No, here I don't want the discussion to be about measuring or predicting the value of c at all, no way, no how. It has nothing
to do with explaining how AA values are computed from SR aberration formulas. You may independently add something to thread on measuring c using aberration that does not involve calculations or tables in AA.
And this set of issues is purely about your misunderstanding both the Bradly and SR aberration formulas and the application to AA computations and has nothing to do with predicting c. It was felt since none of us in that forum had a copy of AA (and we cannot take your presentation of it as accurate), explaining how all this is consistent in detail would better be done by someone here who might have a copy.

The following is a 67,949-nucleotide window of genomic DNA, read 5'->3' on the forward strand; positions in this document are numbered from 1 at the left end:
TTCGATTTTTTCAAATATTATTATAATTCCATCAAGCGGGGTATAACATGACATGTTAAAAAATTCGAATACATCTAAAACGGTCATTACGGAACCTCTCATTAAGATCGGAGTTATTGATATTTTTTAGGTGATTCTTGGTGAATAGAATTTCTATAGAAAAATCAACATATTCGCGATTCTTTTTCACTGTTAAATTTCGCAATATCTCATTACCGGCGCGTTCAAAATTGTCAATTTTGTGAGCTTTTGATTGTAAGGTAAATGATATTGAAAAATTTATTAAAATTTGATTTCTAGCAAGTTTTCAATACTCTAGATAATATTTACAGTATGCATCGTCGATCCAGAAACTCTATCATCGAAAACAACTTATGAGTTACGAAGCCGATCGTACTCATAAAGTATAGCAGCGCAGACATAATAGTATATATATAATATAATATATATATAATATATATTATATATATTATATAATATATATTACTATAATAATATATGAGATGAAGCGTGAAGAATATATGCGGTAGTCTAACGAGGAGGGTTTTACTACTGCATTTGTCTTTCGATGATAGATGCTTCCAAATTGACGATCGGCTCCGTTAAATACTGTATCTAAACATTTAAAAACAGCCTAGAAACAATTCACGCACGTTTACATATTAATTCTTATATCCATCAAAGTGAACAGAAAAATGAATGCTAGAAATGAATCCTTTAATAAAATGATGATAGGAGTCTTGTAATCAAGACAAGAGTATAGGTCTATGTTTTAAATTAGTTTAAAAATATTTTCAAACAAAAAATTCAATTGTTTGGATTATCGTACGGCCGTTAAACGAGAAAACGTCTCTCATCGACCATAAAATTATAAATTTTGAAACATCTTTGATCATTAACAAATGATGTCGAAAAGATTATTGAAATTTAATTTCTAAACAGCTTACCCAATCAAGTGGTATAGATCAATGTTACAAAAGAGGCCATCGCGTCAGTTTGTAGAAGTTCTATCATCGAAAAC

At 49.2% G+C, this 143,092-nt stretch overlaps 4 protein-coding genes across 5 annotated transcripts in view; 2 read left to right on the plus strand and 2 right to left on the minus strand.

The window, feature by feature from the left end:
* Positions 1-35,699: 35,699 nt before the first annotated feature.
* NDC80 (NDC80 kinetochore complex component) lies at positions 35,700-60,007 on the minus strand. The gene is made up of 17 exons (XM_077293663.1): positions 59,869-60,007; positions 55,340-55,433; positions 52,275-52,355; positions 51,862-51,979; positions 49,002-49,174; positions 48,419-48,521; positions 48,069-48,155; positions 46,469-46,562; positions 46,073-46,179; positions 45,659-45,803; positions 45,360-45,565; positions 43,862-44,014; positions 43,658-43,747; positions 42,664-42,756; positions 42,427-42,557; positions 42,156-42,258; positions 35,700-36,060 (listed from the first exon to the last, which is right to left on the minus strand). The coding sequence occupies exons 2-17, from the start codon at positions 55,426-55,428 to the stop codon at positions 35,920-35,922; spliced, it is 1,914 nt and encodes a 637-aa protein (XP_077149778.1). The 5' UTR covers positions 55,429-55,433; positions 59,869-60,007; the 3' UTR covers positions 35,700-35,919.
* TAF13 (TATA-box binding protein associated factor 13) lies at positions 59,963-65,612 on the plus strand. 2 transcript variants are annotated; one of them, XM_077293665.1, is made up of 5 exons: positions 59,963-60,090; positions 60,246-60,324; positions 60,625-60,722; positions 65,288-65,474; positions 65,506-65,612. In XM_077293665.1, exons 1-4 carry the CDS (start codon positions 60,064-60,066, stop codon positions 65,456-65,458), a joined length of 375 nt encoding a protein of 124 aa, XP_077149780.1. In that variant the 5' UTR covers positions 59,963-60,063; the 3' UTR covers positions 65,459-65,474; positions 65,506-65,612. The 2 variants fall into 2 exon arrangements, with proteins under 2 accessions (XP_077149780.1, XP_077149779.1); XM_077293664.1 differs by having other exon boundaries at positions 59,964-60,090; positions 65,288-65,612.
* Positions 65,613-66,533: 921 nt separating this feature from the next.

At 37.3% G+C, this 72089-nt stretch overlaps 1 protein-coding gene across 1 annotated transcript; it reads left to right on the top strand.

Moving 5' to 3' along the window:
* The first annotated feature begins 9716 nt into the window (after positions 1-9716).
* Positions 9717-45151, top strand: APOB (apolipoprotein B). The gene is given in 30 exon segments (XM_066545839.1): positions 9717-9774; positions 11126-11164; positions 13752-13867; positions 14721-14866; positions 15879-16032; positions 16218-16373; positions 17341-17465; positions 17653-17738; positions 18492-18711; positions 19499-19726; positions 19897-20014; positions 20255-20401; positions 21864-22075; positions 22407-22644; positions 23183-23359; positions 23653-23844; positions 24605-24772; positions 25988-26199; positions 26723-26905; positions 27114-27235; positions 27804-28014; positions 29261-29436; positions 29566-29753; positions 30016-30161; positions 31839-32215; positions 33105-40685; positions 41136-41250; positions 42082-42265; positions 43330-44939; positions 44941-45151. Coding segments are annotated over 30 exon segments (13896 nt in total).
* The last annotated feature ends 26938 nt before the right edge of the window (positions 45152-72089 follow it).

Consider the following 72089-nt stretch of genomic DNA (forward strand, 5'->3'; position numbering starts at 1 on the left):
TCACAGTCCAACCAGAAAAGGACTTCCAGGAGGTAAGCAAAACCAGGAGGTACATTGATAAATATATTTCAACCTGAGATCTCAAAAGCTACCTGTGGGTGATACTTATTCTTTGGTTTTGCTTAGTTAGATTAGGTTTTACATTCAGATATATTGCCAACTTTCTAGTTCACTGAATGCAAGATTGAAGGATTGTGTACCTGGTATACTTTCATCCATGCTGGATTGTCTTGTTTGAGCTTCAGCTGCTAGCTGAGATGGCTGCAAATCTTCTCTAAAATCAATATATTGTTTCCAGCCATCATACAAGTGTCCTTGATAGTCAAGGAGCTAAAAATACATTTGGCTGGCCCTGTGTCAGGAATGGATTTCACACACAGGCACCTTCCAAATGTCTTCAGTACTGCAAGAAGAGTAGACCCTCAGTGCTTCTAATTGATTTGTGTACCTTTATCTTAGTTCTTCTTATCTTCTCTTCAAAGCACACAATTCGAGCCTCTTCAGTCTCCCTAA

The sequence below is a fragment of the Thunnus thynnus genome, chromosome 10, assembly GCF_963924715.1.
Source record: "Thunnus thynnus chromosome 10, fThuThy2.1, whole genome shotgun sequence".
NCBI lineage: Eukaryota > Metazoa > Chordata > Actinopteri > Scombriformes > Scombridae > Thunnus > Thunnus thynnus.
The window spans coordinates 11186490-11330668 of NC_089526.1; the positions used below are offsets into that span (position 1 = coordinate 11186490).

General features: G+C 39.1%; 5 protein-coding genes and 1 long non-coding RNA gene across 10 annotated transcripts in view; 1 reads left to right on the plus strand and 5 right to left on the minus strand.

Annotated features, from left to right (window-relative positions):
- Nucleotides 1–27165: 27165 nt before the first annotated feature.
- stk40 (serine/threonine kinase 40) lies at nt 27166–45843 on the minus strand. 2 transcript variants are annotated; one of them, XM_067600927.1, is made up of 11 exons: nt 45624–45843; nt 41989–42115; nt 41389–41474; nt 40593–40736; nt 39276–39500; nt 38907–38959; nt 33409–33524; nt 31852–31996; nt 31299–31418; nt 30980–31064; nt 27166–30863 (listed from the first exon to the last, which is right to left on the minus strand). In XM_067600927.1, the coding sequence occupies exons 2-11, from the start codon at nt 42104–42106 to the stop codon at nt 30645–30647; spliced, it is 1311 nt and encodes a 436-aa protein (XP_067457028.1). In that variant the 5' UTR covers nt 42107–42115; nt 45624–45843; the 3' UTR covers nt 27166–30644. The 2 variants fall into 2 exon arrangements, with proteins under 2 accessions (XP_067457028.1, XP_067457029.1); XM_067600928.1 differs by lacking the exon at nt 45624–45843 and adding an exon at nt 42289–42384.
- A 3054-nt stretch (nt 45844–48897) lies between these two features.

You consistently call the Bradley formula a declination formula. This is purely a falsehood, and this has been explained at least 6 times to you. It is formula for total angular deviation of an object whose position is orthogonal to earth's motion, and the direction of deviation is in the plane formed by the earth's velocity vector and the light path. The AA is all about the equatorial coordinate system (as witnessed by terms declination and right ascension). The angular difference in the Bradley formula translates in somewhat complex ways to declination and right ascension change.
So I suggest here we first focus on the issue that there is actually no discrepancy whatsoever between AA computations and SR aberration, since the former is derived from the latter. Until this misunderstanding is addressed, all the rest is irrelevant.